Donald Williams | Jul 13, 2021
Tourism declined in 2020. Now, when tourist destinations are rebuilding their market, it’s not too soon to anticipate: Could the tourist resurgence become a deluge?
I googled “overtourism” to learn more. Overtourism is an excess of tourists. It is a malady to which “world-class” destinations are particularly susceptible. The risk is that they will adversely affect the quality of local life, or of their own experience, and that Calistoga will lose its original intrinsic appeal and exist mainly to attract tourists.
Cornell University issued a sobering report, “Destinations at Risk: The Invisible Burden of Tourism” (2019). It described tourism’s hidden costs (the “invisible burden”), warning that failing to protect and manage destinations “puts ecosystems, cultural wonders, and community life at increasing risk, and places the tourism industry on a weak foundation that could crack under its own weight.” The report cites possible costs such as infrastructure upgrades for water and sewer services; environmental degradation from traffic; higher costs of living; displacement of services for locals; and undermined community values.
Without attention to overtourism, we in Napa County could join company with the mayor in Paris who expressed “deep qualms about having so many visitors directly in their midst. . . Mass tourism is driving away locals with higher prices, higher rents and sheer inconvenience.”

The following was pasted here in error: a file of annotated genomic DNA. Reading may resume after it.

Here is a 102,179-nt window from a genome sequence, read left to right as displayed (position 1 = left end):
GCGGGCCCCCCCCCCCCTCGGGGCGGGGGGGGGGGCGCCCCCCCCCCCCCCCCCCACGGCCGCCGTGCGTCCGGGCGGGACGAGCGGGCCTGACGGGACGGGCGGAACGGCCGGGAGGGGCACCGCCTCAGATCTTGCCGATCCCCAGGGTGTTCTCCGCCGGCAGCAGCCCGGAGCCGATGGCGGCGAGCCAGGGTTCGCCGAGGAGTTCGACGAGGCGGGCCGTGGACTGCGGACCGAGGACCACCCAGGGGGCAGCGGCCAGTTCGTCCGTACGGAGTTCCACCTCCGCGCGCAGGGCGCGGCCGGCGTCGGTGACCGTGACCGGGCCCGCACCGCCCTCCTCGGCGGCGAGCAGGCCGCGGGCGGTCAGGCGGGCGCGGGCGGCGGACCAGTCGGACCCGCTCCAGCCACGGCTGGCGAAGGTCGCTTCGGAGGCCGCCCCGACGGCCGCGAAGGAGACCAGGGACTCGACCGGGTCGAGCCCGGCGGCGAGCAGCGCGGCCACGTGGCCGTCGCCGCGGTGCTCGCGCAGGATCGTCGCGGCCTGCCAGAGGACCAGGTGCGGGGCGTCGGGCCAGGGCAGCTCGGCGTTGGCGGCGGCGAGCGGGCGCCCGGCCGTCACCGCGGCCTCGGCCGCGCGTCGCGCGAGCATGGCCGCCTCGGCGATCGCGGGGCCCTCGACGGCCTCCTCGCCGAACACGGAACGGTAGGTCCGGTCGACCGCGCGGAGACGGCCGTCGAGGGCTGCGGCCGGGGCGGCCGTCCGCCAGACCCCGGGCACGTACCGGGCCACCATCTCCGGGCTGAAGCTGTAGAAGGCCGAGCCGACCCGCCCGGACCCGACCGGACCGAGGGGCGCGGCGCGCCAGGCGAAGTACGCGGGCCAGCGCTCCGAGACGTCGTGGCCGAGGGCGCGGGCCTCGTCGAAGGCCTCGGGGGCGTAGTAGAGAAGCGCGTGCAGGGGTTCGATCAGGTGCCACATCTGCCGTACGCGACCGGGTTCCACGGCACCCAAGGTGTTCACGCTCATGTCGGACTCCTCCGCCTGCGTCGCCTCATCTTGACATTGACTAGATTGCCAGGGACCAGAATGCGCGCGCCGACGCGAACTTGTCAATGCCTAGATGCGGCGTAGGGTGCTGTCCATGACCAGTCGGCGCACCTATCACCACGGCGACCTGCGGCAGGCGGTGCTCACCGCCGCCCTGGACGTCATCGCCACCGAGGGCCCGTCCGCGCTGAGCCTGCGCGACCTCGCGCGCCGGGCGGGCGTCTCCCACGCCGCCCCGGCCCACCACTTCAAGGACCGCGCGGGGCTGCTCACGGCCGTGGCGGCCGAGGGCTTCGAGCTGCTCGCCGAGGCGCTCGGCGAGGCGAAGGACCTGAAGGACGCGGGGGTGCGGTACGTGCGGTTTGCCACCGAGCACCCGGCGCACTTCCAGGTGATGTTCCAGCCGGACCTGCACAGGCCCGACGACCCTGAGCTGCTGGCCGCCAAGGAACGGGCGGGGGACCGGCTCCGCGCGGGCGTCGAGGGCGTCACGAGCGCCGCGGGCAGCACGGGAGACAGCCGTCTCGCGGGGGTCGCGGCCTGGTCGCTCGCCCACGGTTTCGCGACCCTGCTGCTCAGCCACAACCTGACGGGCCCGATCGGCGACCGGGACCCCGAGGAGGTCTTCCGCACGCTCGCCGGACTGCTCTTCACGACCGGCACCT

Still, dazzled by the revenue, our local governments approve permits for more visitors and events at rural wineries, and spend still more money to encourage people to come. Perhaps it doesn’t matter, until the winery on your lane wants to triple its visitors, or you’re navigating tiresome traffic in “rural” Napa.
During the pandemic, a becalmed Calistoga reminded some residents of their quieter community of years past. For mature communities, too wise to sacrifice quality by endlessly chasing dollars, inviting ruin by overtourism would be hard to understand.
NVR LTE version 7/12/21: 'Overtourism' could create consequences for Calistoga